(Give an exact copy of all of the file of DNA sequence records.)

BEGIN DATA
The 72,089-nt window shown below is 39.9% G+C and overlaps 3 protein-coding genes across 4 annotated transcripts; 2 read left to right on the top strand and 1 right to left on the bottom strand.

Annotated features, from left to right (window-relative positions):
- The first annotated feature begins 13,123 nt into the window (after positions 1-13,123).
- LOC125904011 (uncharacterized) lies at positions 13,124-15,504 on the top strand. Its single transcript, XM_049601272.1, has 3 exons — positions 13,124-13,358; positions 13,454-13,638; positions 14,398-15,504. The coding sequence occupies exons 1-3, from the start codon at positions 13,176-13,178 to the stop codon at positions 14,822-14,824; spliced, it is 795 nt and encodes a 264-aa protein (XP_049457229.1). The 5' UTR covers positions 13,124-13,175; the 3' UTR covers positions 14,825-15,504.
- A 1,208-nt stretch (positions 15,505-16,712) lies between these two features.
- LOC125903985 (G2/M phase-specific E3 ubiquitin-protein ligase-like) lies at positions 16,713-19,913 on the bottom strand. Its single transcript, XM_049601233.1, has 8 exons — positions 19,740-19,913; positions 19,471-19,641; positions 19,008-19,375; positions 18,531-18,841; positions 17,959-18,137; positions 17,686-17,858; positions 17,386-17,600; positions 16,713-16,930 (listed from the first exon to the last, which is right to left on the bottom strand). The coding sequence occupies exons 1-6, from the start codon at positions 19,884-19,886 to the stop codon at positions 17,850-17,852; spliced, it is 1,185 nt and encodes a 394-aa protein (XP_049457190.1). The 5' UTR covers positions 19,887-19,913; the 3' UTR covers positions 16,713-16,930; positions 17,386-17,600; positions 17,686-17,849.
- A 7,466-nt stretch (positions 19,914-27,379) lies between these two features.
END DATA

The 72,089-nt window shown below is 39.9% G+C and overlaps 3 protein-coding genes across 4 annotated transcripts; 2 read left to right on the top strand and 1 right to left on the bottom strand.

Annotated features, from left to right (window-relative positions):
- The first annotated feature begins 13,123 nt into the window (after positions 1-13,123).
- LOC125904011 (uncharacterized) lies at positions 13,124-15,504 on the top strand. Its single transcript, XM_049601272.1, has 3 exons — positions 13,124-13,358; positions 13,454-13,638; positions 14,398-15,504. The coding sequence occupies exons 1-3, from the start codon at positions 13,176-13,178 to the stop codon at positions 14,822-14,824; spliced, it is 795 nt and encodes a 264-aa protein (XP_049457229.1). The 5' UTR covers positions 13,124-13,175; the 3' UTR covers positions 14,825-15,504.
- A 1,208-nt stretch (positions 15,505-16,712) lies between these two features.
- LOC125903985 (G2/M phase-specific E3 ubiquitin-protein ligase-like) lies at positions 16,713-19,913 on the bottom strand. Its single transcript, XM_049601233.1, has 8 exons — positions 19,740-19,913; positions 19,471-19,641; positions 19,008-19,375; positions 18,531-18,841; positions 17,959-18,137; positions 17,686-17,858; positions 17,386-17,600; positions 16,713-16,930 (listed from the first exon to the last, which is right to left on the bottom strand). The coding sequence occupies exons 1-6, from the start codon at positions 19,884-19,886 to the stop codon at positions 17,850-17,852; spliced, it is 1,185 nt and encodes a 394-aa protein (XP_049457190.1). The 5' UTR covers positions 19,887-19,913; the 3' UTR covers positions 16,713-16,930; positions 17,386-17,600; positions 17,686-17,849.
- A 7,466-nt stretch (positions 19,914-27,379) lies between these two features.